199806 Exploring group visits as a way to involve the social network in cervical cancer screening: Differences by Latino subgroup

Tuesday, November 10, 2009: 5:15 PM

Patricia I. Documét, MD, DrPH , Behavioral and Community Health Sciences, Graduate School of Public Health, University of Pittsburgh, Assistant Professor, Pittsburgh, PA, PA
Jean F. Nutini, MA , Behavioral and Community Health Sciences, Graduate School of Public Health, University of Pittsburgh, Research Associate, Pittsburgh, PA, PA
Jeannette South-Paul, MD , Department of Family Medicine, School of Medicine, University of Pittsburgh, Professor, Pittsburgh, PA, PA
Latinas have higher cervical cancer incidence and mortality rates than White Americans, yet are under-screened for cervical cancer. Research suggests that strategies based on social networks and social support can increase cancer screening for Latinas. In previous research, Latinas suggested attending group visits for Pap tests. In group visits, women who are all acquainted would have consecutive appointments and remain together in the waiting room. Are group visits an appropriate way to deliver social support for Latinas? Will group visits appeal to different Latino subgroups? For this study, we conducted five focus groups with Latinas to test materials for a future group visit study. We also explored the attitudes toward group visits of participants from three Latino subgroups: Mexican, Puerto Rican, and South-American. We used content analysis to analyze the data. Participants' perceived advantages of group visits included: support for each other, “confianza” (trust), language compatibility, and sharing rides. Most participants reported making health-related decisions in consultation with others in their social circle and felt that the “strength” derived from attending visits with others would give them the courage to ask questions to their provider. A subset of participants considered group visits an option only when the group was composed of women from their intimate social circle. Others preferred not to attend group visits for privacy reasons or because “this is something you do alone.” Some of the points of view reflected differences among Latino subgroups. Group visits can be a culturally competent approach to integrate social networks and support cancer screening and improve compliance with screening guidelines. Yet, this approach must be tailored to each Latino subgroup.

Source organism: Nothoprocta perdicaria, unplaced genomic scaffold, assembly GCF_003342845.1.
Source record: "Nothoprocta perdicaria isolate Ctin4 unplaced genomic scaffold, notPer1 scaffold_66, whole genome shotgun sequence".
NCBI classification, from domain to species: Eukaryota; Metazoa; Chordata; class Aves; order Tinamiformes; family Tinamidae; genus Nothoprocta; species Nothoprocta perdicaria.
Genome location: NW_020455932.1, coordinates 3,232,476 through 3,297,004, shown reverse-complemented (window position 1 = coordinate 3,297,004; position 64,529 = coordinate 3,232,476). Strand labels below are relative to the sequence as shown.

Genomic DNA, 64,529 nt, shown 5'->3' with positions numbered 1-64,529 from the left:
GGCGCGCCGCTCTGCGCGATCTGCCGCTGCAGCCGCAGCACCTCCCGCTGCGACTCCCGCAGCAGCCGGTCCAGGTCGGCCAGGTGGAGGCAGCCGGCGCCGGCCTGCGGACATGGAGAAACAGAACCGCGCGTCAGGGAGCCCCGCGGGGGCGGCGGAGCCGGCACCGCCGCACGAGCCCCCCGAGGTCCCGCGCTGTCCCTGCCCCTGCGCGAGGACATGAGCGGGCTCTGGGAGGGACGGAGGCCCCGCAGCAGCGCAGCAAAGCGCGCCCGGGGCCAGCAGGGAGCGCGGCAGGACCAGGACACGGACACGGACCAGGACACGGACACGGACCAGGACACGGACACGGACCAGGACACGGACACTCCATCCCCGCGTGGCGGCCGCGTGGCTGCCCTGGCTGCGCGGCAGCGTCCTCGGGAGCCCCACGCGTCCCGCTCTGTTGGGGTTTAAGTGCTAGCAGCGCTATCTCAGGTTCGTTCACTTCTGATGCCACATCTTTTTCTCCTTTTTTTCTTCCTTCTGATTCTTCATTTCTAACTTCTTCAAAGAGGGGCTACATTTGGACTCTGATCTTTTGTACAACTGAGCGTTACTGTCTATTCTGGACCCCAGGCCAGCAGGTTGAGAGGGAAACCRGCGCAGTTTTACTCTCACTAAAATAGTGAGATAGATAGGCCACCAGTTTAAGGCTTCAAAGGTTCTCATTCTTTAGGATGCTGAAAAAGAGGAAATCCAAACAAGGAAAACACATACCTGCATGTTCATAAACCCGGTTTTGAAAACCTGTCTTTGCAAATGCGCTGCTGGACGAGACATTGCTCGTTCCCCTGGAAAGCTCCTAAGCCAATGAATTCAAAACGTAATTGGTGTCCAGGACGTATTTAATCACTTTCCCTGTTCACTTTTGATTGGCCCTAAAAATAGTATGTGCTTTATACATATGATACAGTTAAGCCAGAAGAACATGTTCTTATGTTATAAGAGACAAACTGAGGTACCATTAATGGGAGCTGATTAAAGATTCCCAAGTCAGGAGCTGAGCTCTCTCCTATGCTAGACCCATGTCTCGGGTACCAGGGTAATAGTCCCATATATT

Learning Objectives:
-Explain how Latinas involve their network in health care. -List the advantages of group visits for Latinas. -List two differences in attitudes toward group visits among Latino subgroups.

Keywords: Cervical Cancer, Latinas

Presenting author's disclosure statement: